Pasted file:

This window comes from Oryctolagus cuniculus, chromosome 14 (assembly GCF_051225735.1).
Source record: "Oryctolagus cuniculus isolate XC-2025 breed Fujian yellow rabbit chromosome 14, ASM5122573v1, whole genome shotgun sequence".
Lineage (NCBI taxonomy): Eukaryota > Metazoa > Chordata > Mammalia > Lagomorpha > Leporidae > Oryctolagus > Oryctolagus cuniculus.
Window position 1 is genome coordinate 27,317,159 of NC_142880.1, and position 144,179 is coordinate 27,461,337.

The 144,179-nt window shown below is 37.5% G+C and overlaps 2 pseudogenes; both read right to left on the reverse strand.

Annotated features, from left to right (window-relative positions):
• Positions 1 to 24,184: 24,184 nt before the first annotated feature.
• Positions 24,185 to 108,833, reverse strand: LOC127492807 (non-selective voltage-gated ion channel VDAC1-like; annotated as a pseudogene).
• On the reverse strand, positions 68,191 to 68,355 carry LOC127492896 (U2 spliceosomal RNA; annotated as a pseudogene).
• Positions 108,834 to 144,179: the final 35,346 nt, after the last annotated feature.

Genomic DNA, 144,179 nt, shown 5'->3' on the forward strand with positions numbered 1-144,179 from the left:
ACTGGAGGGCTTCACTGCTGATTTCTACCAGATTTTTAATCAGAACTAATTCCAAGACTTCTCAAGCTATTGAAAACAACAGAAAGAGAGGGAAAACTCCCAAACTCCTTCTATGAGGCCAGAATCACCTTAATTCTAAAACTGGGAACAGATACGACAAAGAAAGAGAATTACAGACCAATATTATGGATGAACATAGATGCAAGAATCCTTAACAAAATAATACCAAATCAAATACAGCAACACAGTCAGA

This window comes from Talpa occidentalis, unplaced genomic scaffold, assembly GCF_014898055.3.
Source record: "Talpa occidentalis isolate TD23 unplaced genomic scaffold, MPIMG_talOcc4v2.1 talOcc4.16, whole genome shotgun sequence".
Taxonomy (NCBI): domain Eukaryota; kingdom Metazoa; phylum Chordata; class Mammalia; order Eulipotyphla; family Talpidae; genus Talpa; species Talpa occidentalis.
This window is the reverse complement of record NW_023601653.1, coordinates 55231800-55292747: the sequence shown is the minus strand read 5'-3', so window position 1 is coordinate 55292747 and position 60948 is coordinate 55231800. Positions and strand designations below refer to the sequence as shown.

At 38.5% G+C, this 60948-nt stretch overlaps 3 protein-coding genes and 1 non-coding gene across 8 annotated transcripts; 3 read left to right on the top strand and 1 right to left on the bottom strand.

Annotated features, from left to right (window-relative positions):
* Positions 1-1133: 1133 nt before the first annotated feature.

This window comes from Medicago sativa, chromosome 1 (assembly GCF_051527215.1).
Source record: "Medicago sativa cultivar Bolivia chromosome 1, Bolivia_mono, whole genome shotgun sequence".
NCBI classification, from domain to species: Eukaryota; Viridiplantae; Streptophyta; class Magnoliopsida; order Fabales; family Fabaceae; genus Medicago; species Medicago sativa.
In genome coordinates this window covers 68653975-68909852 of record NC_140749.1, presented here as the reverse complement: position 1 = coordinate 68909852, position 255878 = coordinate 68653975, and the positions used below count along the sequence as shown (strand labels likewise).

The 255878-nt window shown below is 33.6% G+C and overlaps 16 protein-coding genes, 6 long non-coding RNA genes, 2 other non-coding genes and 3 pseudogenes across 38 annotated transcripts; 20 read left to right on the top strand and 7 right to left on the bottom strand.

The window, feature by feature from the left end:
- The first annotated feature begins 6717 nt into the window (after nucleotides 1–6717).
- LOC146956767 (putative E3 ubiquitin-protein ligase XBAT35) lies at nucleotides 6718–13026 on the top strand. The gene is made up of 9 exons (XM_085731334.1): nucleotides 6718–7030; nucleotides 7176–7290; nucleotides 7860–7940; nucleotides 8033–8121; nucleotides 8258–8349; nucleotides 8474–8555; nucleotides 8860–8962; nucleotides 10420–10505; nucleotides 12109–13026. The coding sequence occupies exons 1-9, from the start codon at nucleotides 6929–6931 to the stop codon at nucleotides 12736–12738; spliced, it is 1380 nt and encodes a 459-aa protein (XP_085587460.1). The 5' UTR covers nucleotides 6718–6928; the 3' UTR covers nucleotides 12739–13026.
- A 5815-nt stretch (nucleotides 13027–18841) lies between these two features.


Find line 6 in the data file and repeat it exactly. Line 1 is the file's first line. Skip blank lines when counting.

Annotated features, from left to right (window-relative positions):